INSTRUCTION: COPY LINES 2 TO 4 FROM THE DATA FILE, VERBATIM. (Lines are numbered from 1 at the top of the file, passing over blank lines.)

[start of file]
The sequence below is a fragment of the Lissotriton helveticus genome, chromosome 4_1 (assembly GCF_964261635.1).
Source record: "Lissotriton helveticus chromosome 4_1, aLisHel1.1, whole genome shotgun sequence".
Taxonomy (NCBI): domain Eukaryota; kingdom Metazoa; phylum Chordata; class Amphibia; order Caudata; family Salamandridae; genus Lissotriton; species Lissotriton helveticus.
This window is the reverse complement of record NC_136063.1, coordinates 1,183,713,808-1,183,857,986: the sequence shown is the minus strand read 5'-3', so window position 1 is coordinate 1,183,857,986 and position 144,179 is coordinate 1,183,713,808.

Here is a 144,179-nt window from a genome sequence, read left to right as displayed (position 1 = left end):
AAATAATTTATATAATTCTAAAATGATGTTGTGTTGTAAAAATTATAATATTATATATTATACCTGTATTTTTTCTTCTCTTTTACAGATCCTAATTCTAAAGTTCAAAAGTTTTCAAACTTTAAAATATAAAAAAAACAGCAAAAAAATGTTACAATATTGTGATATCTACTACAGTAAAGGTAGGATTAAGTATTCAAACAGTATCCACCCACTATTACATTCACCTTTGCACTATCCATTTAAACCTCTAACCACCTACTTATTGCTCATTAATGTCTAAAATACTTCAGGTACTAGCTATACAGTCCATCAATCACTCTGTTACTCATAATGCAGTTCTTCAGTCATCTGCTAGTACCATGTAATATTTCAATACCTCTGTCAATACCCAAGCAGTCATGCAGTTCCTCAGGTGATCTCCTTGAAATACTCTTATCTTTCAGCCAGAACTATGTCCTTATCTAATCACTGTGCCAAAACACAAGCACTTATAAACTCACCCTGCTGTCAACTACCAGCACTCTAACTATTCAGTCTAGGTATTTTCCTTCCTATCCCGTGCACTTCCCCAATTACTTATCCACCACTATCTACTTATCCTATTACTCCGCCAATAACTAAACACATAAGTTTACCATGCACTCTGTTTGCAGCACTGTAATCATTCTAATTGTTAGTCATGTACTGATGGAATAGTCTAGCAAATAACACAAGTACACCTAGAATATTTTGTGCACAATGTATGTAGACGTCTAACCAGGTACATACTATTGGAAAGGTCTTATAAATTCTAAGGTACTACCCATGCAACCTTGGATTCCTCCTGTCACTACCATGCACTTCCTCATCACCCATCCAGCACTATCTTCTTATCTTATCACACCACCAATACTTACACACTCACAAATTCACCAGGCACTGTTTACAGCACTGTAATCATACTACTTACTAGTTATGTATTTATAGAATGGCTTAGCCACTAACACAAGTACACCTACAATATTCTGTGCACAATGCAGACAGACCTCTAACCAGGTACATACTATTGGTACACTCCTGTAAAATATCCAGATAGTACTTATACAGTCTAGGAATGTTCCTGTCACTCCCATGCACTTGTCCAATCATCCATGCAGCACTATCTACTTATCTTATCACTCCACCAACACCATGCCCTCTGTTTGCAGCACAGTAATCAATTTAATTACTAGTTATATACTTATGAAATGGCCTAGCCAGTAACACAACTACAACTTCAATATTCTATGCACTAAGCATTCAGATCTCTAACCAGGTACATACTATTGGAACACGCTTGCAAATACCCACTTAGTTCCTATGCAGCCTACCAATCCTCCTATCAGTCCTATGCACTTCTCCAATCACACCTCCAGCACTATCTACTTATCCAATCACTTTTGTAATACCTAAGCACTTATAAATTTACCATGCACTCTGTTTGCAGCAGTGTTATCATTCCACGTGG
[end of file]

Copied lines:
Source record: "Lissotriton helveticus chromosome 4_1, aLisHel1.1, whole genome shotgun sequence".
Taxonomy (NCBI): domain Eukaryota; kingdom Metazoa; phylum Chordata; class Amphibia; order Caudata; family Salamandridae; genus Lissotriton; species Lissotriton helveticus.
This window is the reverse complement of record NC_136063.1, coordinates 1,183,713,808-1,183,857,986: the sequence shown is the minus strand read 5'-3', so window position 1 is coordinate 1,183,857,986 and position 144,179 is coordinate 1,183,713,808.